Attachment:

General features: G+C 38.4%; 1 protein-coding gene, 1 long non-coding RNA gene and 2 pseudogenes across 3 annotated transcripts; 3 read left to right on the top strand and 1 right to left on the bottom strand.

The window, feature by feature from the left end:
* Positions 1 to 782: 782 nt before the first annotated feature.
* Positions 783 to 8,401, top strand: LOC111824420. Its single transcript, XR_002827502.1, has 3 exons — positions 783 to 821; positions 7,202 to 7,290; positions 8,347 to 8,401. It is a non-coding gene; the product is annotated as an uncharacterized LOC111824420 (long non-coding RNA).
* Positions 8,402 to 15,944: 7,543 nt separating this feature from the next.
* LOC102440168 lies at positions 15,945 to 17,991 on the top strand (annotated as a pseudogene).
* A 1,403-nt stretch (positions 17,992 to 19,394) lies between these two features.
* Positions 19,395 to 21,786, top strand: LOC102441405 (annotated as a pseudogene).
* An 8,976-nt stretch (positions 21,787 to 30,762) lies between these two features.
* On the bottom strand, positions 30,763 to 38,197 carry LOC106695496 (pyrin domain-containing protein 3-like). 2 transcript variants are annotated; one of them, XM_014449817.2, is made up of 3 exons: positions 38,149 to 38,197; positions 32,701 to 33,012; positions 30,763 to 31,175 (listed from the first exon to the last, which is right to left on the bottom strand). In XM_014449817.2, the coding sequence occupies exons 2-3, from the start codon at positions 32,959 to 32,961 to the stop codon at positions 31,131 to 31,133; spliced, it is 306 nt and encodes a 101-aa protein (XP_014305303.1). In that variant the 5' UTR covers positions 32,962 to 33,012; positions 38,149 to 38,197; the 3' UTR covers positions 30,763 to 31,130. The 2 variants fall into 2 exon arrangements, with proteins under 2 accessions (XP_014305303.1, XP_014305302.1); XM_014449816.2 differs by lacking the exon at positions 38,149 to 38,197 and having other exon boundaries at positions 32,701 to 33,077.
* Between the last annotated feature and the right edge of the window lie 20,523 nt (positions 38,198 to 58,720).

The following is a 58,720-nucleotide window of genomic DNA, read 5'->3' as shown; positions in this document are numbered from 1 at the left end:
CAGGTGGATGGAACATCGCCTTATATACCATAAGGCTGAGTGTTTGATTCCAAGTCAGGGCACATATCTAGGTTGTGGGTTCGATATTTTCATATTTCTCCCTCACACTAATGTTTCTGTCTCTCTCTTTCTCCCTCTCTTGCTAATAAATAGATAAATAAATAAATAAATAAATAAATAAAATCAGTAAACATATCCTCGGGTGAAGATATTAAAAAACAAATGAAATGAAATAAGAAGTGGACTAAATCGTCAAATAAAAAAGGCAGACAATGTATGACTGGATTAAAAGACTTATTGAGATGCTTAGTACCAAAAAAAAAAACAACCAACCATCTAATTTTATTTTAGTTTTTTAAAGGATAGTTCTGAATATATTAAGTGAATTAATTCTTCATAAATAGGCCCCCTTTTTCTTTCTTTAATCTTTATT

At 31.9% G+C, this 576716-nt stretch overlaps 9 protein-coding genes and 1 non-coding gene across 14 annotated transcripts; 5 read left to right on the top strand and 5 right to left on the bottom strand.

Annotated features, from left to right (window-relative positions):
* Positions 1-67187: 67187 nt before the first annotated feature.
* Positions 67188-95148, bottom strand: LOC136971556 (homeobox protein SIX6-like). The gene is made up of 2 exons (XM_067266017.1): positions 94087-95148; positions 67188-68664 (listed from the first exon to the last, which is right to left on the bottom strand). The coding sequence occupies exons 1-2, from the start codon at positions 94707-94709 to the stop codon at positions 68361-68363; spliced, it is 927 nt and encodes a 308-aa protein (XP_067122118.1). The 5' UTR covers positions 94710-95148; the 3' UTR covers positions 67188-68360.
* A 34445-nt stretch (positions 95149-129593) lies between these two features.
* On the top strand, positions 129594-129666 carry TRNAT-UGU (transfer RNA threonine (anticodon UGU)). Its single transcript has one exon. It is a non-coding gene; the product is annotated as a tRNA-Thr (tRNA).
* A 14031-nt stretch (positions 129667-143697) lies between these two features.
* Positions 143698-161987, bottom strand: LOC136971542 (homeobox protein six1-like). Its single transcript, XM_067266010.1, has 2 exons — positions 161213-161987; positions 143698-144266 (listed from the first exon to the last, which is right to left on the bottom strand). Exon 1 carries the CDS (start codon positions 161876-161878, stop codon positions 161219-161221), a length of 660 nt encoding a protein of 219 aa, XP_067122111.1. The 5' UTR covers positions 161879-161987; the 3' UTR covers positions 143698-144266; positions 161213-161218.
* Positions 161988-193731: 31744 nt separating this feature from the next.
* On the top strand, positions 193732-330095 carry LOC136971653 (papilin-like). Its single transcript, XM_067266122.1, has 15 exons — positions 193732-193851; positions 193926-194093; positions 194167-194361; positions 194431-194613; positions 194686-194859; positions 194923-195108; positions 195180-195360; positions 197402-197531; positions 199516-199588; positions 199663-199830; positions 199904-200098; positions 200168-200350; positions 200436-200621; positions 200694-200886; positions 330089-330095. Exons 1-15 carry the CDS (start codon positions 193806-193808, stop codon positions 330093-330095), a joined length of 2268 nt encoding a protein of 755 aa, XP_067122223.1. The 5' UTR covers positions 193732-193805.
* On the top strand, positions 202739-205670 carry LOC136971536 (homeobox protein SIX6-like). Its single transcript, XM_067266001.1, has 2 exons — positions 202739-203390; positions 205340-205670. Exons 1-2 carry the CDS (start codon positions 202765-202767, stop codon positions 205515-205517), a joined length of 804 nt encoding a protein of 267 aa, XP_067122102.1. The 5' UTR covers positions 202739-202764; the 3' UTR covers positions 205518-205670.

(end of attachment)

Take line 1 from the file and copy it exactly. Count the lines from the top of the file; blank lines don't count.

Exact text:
General features: G+C 38.4%; 1 protein-coding gene, 1 long non-coding RNA gene and 2 pseudogenes across 3 annotated transcripts; 3 read left to right on the top strand and 1 right to left on the bottom strand.